She was a person who never took a trip to a single far off place, but she found more joy in what God created in her own backyard, and made more intense observations of every single detail of the natural world, than anyone I’ve ever known. She found more beauty in the eye of a violet than others see in the gardens of Versailles; she took more delight in the songs of birds than the rest of us would find in a Symphony at Carnegie Hall. This quality also made her shine.
Mina was born to a feisty Scotsman Duncan Campbell and his wife Kate in Windsor,Ontario and she was the oldest sibling of Norma, Annie, Glenn and Lloyd. Later the family moved to London,Ontario where she met and married her husband Reginald. Their son Ronnie was still a toddler when his father enlisted, and Rosalie was the first baby born to a Canadian soldier after the Second World War began. For those six long years Mina managed to hold the family together, with great hopes and dreams for their future. After the war a farm was purchased, and baby Rolly was born. But less than five years later the little family was left on their own again when Reg left them to pursue his own life goals.
Despite the hardships, Mina determined that the farm was the only place to raise a family, and she took on the daunting task of providing for all of them on her own. This she did alone until Ronnie grew big enough to take on a heavier share of the load. Mina was not raised on a farm, but she was still determined to learn to do any necessary task to provide for her family’s well-being. She butchered her own pigs, made her own bread, grew a huge garden and canned, pickled and preserved everything she could harvest. She raised chickens for meat and eggs, and always had customers awaiting her surplus. She sewed both her own and her children’s clothing and also became very skilled in creating crafts and food products from her kitchen which were greatly sought after in the community. With the proceeds of her industriousness she was able to put Rosalie through Nursing School, and was justly proud of both of their accomplishments on graduation day.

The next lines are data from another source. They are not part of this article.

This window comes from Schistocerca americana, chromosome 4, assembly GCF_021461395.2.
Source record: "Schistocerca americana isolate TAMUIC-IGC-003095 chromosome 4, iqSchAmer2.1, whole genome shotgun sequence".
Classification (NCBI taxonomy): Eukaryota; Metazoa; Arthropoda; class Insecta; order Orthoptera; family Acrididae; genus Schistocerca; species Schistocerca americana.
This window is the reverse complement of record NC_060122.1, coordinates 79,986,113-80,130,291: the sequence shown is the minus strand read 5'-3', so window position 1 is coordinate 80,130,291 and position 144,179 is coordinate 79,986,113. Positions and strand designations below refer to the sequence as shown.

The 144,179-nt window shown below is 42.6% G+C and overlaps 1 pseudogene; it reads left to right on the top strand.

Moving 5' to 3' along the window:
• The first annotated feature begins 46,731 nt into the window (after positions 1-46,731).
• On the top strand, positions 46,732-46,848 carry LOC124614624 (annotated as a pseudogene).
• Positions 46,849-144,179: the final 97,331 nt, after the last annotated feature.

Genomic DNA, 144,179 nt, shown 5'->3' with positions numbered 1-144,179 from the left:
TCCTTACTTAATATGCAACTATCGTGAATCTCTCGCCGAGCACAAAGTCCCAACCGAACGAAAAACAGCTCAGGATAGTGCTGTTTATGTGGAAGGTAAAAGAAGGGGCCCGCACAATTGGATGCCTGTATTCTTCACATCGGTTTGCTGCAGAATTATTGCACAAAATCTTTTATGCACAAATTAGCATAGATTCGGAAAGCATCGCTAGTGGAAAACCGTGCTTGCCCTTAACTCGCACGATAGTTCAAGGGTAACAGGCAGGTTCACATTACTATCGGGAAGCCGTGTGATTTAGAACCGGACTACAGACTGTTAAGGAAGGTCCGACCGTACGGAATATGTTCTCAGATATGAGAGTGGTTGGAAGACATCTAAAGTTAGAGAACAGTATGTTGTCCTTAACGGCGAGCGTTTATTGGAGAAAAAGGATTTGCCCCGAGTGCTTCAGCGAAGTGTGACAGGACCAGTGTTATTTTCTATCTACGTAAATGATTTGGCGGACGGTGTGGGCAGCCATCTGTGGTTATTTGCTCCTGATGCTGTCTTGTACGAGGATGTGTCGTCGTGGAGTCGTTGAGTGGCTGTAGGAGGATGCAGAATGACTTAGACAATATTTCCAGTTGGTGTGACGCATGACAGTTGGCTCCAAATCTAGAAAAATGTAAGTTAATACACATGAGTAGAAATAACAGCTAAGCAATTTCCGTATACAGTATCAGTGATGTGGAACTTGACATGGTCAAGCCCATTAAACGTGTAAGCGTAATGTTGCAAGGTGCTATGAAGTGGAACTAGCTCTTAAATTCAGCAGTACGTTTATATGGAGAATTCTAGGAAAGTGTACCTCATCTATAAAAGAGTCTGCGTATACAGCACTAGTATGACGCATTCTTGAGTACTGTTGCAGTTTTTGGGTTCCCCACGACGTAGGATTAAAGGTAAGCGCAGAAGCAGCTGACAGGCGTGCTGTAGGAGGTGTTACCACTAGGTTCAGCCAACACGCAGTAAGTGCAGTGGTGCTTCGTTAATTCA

Many a local bride had her shower catered with trays and trays of fancy pin-wheel sandwiches, tiny tarts and squares, and a beautiful cake made by Mina. An intricately decorated wedding cake would then grace their wedding table a few weeks later. Mom (and I felt she was my Mom too) loved to make people happy and would spend many more hours than she ever charged for, in the creation of her masterpieces. In fact it is likely that more of her wedding cakes were given away as gifts to those that ordered them than those that she sold. Her remarkable baking talents, and her many years of leading 4 H homemaking clubs led to a job as a baking teacher at Thames Secondary School in London for a ten-year period before her retirement at age 65.
Here was a lady who was madly in love with colour— the brighter the better and she particularly enjoyed creating things with texture and dimension. Her handiwork graces all of her family member’s homes, most of it with that distinctive splash of brilliant colour somewhere in it. She was gifted in her ability to quickly learn new skills and then teach them to others, something she did in her years of teaching classes at the YMCA. My daughter Carrie remembers how Granny would always keep her busy with some new project, teaching her macramé, crochet, knitting, and all manner of handiwork while simultaneously canning peaches in a steaming hot kitchen, or cutting up cucumbers for her delicious bread and butter pickles “She could be up to her elbows in any kind of work, but it never stopped Granny from teaching me some new thing every time I went over.”
Carrie still laughs whenever she tells about how Granny always warned her and her brother Steven about the mud on the path leading to her house, whenever they wanted to walk over for a visit, as if it was quicksand that would suck them in. And then she would drop everything and beat them to that muddy spot in the path, just to help them by it. Each of her grandchildren was special to her and she shared many teaching moments with all of them. Whether bent over atlases or nature books, or with their noses pressed against the windowpane to watch the birds at the feeder, all the world was her classroom.